New Evidence Sheds Light on Stem Cell Transplantation for Progressive MS

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Autologous hematopoietic stem cell transplantation (AHSCT) was not superior in preventing relapses or reducing disability progression than natalizumab (Tysabri) in progressive multiple sclerosis (MS), new research suggested.

Patients with progressive MS, advanced disability, and low pre-treatment relapse activity who had AHSCT experienced similar on-treatment frequency of relapses as matched patients treated with natalizumab over up to 6 years, according to Tomas Kalincik, PhD, of the Royal Melbourne Hospital in Australia.

Cumulative hazards of confirmed worsening on the Expanded Disability Status Scale (EDSS) and disability improvement also were similar, Kalincik said in a late-breaking presentation at the 2022 meeting of the European Committee for Treatment and Research in Multiple Sclerosis (ECTRIMS).

“What we know about the use of AHSCT in progressive disease is mostly fueled by information we have learned primarily through relapse and remitting disease,” Kalincik said. Chemotherapy followed by AHSCT is used to treat aggressive forms of relapsing MS and “occasionally people with progressive disease forms may be exposed to this therapy,” he pointed out.

A recent Italian cohort study showed AHSCT was associated with slower progression of disability compared with a matched composite group of disease-modifying therapies. “But patients with progressive MS tended to accumulate disability more often than those with relapsing MS,” Kalincik noted. “And unlike in relapsing MS, where you see the stabilization of disability, we did not see the same trend in progressive disease.”

Kalincik and colleagues studied people with secondary or primary progressive MS from six AHSCT MS centers around the world and participants in the international MSBase registry.

People were included in the study if they received AHSCT or started natalizumab during progressive MS. Natalizumab was chosen as a comparator because ocrelizumab (Ocrevus) had not been approved in several locations during the course of the study, Kalincik said.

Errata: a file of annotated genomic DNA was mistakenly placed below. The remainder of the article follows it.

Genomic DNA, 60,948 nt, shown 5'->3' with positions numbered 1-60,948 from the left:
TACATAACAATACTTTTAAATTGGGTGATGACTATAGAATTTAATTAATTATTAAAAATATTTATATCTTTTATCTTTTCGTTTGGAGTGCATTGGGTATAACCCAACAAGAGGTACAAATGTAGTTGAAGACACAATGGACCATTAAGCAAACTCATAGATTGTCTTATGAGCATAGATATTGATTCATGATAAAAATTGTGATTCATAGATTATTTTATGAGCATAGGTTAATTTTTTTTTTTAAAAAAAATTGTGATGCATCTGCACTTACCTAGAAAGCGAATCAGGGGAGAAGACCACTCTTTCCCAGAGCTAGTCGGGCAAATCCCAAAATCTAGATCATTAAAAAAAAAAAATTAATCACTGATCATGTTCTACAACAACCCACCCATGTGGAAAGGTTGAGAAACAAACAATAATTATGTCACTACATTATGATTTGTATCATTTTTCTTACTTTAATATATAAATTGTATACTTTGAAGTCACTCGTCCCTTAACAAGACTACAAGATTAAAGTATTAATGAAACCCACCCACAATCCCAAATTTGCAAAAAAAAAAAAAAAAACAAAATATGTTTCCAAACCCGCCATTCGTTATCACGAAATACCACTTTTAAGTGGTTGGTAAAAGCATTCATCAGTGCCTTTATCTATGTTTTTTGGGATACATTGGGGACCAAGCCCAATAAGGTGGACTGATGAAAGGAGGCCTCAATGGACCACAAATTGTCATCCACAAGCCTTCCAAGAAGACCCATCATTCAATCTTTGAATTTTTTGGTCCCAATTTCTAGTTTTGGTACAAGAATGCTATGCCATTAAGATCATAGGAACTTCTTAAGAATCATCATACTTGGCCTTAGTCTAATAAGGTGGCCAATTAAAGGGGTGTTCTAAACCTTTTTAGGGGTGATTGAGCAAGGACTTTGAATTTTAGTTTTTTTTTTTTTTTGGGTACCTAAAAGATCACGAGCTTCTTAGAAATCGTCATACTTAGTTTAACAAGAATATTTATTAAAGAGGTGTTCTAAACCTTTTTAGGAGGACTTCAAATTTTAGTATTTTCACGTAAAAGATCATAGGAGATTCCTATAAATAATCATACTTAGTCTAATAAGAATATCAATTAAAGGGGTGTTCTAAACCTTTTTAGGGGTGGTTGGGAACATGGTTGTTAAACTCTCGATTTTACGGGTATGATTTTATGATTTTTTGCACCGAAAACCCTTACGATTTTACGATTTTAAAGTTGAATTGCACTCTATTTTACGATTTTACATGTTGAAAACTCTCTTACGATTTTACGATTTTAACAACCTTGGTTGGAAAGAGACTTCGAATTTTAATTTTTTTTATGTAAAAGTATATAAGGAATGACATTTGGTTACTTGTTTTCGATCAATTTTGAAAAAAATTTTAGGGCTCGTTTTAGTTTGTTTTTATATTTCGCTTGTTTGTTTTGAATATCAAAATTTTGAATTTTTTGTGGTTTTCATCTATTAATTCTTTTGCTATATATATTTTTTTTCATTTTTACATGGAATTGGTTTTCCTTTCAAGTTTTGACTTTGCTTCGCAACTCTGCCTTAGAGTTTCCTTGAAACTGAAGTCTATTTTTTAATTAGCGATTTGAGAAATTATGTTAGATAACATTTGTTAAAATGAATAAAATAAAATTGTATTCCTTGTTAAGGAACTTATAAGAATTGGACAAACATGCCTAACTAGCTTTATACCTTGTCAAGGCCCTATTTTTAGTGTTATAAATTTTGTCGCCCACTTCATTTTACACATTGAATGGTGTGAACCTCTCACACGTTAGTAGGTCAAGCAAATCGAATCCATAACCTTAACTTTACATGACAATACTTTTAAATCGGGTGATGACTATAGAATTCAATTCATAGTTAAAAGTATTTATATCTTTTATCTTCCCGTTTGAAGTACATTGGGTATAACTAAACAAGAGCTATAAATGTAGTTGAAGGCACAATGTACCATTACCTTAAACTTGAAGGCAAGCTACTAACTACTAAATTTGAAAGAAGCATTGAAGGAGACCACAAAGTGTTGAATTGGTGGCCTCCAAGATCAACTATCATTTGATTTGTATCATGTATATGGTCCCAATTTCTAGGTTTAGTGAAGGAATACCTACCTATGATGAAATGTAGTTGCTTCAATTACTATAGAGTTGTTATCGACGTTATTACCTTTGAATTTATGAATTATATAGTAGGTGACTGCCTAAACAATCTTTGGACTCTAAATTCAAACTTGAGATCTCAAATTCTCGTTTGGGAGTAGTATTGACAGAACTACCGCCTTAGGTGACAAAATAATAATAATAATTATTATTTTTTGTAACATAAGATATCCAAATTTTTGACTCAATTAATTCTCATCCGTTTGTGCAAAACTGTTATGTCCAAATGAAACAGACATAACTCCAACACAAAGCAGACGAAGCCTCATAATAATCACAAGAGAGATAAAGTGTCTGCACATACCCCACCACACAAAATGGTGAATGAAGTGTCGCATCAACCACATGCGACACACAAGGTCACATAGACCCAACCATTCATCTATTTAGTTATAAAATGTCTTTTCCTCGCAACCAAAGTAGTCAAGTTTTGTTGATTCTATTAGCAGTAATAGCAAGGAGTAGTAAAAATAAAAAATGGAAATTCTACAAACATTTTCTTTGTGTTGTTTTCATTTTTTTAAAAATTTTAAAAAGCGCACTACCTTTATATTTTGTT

Participants were propensity score-matched on sex, age, EDSS score, number of relapses 12 and 24 months before baseline, time from MS onset, most effective prior therapy, and country (EDSS scores range from 0 to 10, with higher numbers representing more disability). Participants were followed for up to 6 years.

Overall, 39 people who received AHSCT and 65 natalizumab-treated patients were matched. Mean EDSS at baseline was 5.7 in both groups, indicating moderately advanced disease. The AHSCT group had a mean baseline age of 36.8 and 35.9% were men. The natalizumab group had a mean baseline age of 43.9 and 30.8% were men. In both groups, most patients had secondary progressive disease.

The mean annualized relapse rate (ARR) was 0.08 with AHSCT and 0.08 with natalizumab. The hazard ratio (HR) for relapses was 1.05 (95% CI 0.39-2.82, P=0.92).

Cumulative hazards of 6-month confirmed worsening on EDSS (HR 1.49, 95% CI 0.70-3.14. P=0.30) and confirmed disability improvement (HR 1.50, 95% CI 0.22-10.28, P=0.67) also were similar. “Confirmed disability improvement was rarely observed both in the AHSCT and natalizumab groups,” Kalincik said.

At year 2, the probability of disability worsening was 36% with AHSCT and 22% with natalizumab. At year 5, those probabilities were 45% with AHSCT and 22% with natalizumab.

In the AHSCT group, three patients (7.7%) experienced febrile neutropenia, nine (23%) had serum sickness, six (15%) required ICU admission, and 36 (92%) developed complications after discharge, including 21 infections. No treatment-related deaths were reported.

The analysis had several limitations, Kalincik acknowledged. There was no randomization and cohort sizes were small. The cohorts could not be matched on MRI, and MRI data were not available as an outcome. In addition, complete safety data were not available for the natalizumab group.

  • Judy George covers neurology and neuroscience news for MedPage Today, writing about brain aging, Alzheimer’s, dementia, MS, rare diseases, epilepsy, autism, headache, stroke, Parkinson’s, ALS, concussion, CTE, sleep, pain, and more. Follow

Disclosures

Kalincik disclosed relationships with, and/or support from, Bristol Myers Squibb, Roche, Janssen, Sanofi Genzyme, Novartis, Merck, Biogen, Brain Atrophy Initiative by Sanofi Genzyme, WebMD Global, Eisai, Novartis, Teva, BioCSL, Merck, Genzyme, and Celgene.

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